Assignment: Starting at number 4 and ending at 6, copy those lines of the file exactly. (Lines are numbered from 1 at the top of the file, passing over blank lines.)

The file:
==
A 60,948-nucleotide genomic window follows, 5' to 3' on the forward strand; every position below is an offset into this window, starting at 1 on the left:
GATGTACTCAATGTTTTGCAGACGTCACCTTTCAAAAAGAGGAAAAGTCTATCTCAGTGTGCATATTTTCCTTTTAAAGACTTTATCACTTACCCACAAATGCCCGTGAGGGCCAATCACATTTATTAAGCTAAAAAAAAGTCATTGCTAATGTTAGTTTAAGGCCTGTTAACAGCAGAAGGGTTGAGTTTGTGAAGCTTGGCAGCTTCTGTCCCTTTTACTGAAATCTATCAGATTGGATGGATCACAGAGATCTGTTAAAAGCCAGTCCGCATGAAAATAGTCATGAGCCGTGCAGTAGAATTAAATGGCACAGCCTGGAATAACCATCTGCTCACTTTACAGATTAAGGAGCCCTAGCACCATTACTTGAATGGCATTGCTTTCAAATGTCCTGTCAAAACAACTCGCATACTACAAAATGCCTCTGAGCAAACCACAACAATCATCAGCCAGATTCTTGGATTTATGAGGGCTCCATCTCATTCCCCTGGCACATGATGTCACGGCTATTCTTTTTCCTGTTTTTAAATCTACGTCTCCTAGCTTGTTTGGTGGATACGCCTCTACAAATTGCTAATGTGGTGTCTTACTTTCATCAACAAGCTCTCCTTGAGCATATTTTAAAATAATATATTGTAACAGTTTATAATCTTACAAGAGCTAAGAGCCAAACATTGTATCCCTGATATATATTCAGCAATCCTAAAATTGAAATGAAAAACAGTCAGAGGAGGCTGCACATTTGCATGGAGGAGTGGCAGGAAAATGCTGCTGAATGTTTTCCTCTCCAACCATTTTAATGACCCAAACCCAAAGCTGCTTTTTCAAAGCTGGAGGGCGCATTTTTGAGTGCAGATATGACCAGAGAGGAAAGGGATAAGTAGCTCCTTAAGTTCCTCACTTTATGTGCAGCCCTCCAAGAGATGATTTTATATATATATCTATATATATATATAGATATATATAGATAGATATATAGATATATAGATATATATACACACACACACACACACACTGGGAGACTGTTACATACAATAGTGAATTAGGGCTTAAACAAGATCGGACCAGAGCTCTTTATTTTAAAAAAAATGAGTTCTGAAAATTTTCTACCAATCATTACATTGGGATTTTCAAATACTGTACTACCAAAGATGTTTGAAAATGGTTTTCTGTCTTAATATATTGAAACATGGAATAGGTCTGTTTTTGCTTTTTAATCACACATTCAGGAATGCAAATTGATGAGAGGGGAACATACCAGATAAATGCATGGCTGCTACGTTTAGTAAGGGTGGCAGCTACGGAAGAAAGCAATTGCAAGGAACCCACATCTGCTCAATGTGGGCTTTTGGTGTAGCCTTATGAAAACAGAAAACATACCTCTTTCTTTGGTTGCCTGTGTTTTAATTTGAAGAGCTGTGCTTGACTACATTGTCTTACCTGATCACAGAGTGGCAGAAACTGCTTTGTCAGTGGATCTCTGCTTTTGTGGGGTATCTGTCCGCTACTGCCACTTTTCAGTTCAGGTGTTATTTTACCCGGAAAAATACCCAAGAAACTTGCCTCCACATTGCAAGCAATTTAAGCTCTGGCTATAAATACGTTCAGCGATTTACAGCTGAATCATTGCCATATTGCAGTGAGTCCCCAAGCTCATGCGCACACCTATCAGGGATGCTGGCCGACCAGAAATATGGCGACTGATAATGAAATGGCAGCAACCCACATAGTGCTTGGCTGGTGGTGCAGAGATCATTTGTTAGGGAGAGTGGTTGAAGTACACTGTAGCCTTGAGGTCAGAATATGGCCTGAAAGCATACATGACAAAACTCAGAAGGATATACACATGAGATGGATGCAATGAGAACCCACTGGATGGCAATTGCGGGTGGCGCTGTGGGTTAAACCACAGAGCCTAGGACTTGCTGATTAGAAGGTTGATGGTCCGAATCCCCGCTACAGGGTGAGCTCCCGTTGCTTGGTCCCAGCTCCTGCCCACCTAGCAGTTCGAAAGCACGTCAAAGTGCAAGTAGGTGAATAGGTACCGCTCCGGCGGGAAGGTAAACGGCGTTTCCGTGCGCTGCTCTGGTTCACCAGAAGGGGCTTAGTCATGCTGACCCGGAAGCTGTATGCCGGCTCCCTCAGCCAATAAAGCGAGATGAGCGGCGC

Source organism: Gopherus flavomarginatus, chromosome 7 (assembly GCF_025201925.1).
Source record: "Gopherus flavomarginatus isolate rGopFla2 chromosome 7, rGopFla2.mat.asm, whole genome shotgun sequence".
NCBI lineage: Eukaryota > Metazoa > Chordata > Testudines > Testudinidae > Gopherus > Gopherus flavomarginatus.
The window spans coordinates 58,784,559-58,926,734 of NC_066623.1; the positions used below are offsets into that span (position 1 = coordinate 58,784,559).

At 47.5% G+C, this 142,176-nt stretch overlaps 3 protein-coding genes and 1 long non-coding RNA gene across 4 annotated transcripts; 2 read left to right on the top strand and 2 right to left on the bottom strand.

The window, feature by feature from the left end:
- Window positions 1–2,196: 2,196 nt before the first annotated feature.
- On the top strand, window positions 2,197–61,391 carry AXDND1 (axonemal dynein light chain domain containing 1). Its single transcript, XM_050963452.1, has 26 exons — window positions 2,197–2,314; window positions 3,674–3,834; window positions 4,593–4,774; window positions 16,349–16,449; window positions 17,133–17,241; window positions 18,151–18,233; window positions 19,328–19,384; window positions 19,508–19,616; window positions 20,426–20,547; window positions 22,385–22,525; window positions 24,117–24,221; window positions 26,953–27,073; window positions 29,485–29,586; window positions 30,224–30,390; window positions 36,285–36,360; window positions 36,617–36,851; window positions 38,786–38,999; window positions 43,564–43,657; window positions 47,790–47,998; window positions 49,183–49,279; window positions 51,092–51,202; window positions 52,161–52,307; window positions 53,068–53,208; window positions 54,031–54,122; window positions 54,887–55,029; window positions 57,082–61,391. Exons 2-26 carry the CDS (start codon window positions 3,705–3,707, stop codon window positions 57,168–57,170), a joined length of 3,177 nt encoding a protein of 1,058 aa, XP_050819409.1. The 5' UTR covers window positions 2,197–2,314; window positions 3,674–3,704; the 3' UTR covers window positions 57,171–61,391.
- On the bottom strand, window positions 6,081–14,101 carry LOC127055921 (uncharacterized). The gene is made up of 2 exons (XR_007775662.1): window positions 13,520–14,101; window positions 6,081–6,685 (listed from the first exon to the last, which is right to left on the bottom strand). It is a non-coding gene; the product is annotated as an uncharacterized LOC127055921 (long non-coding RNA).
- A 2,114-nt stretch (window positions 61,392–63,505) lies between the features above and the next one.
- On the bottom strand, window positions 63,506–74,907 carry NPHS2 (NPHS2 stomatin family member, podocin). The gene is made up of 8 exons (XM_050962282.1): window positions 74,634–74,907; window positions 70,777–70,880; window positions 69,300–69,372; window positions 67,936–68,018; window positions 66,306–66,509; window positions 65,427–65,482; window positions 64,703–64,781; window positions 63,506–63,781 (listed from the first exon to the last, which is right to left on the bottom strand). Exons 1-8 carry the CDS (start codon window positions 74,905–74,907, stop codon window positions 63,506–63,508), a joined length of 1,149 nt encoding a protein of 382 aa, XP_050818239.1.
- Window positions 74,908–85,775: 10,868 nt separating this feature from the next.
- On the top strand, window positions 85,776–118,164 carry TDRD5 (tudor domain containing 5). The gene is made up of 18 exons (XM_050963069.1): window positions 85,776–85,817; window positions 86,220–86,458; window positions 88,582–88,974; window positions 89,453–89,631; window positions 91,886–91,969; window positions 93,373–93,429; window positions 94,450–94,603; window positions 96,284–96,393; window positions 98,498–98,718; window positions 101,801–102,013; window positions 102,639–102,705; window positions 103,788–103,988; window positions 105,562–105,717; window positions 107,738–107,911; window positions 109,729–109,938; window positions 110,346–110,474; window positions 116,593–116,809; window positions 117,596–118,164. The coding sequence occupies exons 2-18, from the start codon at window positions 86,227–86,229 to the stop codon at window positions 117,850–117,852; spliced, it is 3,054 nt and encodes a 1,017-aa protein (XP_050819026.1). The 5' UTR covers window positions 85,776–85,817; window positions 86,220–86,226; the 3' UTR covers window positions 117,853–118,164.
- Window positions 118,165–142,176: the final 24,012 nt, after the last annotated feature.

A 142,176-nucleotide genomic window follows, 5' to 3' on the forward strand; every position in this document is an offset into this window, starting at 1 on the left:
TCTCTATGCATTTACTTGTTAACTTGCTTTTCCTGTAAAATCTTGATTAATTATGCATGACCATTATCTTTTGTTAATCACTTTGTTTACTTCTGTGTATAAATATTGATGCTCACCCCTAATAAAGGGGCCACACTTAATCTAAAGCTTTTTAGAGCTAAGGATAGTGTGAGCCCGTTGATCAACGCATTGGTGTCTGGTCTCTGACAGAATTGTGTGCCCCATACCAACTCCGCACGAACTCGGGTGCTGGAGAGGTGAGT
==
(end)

Source record: "Gopherus flavomarginatus isolate rGopFla2 chromosome 7, rGopFla2.mat.asm, whole genome shotgun sequence".
NCBI lineage: Eukaryota > Metazoa > Chordata > Testudines > Testudinidae > Gopherus > Gopherus flavomarginatus.
The window spans coordinates 58,784,559-58,926,734 of NC_066623.1; the positions used below are offsets into that span (position 1 = coordinate 58,784,559).